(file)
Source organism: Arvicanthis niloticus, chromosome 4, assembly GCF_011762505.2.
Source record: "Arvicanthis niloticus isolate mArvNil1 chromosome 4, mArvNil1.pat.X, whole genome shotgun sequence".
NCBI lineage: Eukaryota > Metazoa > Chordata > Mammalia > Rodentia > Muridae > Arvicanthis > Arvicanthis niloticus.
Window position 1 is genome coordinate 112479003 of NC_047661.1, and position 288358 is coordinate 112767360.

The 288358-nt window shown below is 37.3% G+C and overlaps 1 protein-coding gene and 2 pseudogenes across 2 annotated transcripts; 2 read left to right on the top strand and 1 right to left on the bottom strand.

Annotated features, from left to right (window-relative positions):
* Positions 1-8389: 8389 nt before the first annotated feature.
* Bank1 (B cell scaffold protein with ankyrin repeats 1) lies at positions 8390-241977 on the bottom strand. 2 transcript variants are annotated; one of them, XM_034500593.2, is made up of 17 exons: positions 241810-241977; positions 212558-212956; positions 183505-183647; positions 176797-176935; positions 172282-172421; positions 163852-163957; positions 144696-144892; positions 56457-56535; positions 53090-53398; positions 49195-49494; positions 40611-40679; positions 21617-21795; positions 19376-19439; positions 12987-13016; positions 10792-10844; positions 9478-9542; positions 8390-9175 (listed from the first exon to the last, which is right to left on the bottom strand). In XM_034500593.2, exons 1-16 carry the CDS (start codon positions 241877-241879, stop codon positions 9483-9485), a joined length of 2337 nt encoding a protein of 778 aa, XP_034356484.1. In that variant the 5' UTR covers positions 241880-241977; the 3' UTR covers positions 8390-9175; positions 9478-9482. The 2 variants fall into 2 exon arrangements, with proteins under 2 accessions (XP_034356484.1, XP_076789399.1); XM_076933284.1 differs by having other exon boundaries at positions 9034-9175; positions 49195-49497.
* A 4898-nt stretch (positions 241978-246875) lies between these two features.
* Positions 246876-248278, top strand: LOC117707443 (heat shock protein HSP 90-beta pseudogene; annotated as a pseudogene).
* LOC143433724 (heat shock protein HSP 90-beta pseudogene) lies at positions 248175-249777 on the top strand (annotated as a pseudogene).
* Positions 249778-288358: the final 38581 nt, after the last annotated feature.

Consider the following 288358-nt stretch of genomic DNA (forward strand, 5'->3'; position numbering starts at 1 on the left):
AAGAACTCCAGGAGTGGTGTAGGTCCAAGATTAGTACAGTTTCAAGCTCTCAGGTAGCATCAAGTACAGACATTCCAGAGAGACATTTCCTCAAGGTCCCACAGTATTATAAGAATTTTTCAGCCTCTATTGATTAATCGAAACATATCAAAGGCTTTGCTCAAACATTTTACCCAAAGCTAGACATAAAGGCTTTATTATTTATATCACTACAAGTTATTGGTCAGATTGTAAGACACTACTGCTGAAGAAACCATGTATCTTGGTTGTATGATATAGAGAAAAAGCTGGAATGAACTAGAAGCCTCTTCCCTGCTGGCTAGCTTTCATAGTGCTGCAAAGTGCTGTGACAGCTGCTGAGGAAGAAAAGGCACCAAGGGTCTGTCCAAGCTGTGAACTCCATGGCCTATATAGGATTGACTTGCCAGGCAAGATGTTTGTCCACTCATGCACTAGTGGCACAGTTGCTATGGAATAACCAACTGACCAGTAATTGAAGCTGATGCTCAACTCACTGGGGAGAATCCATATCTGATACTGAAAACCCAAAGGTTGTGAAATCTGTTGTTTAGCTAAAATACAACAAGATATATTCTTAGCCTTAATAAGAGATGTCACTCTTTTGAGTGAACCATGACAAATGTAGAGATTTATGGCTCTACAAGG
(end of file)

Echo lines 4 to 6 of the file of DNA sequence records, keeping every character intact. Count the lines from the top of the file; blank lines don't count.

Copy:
Window position 1 is genome coordinate 112479003 of NC_047661.1, and position 288358 is coordinate 112767360.

The 288358-nt window shown below is 37.3% G+C and overlaps 1 protein-coding gene and 2 pseudogenes across 2 annotated transcripts; 2 read left to right on the top strand and 1 right to left on the bottom strand.

Annotated features, from left to right (window-relative positions):